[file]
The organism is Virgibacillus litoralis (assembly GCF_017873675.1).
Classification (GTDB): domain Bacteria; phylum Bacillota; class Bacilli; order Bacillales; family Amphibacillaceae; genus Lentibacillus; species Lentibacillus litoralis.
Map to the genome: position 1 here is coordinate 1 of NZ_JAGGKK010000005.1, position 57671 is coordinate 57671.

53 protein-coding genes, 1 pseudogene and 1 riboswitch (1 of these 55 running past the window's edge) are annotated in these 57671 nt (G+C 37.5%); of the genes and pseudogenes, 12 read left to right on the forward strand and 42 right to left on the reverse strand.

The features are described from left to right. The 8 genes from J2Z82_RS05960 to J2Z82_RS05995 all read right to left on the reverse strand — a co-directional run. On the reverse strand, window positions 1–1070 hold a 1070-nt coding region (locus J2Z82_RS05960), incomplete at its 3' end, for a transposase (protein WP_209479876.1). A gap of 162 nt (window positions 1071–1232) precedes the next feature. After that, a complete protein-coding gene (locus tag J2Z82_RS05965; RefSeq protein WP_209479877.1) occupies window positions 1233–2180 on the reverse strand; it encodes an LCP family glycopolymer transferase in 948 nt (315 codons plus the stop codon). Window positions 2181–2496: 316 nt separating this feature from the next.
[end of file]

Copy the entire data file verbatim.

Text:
The organism is Virgibacillus litoralis (assembly GCF_017873675.1).
Classification (GTDB): domain Bacteria; phylum Bacillota; class Bacilli; order Bacillales; family Amphibacillaceae; genus Lentibacillus; species Lentibacillus litoralis.
Map to the genome: position 1 here is coordinate 1 of NZ_JAGGKK010000005.1, position 57671 is coordinate 57671.

53 protein-coding genes, 1 pseudogene and 1 riboswitch (1 of these 55 running past the window's edge) are annotated in these 57671 nt (G+C 37.5%); of the genes and pseudogenes, 12 read left to right on the forward strand and 42 right to left on the reverse strand.

The features are described from left to right. The 8 genes from J2Z82_RS05960 to J2Z82_RS05995 all read right to left on the reverse strand — a co-directional run. On the reverse strand, window positions 1–1070 hold a 1070-nt coding region (locus J2Z82_RS05960), incomplete at its 3' end, for a transposase (protein WP_209479876.1). A gap of 162 nt (window positions 1071–1232) precedes the next feature. After that, a complete protein-coding gene (locus tag J2Z82_RS05965; RefSeq protein WP_209479877.1) occupies window positions 1233–2180 on the reverse strand; it encodes an LCP family glycopolymer transferase in 948 nt (315 codons plus the stop codon). Window positions 2181–2496: 316 nt separating this feature from the next.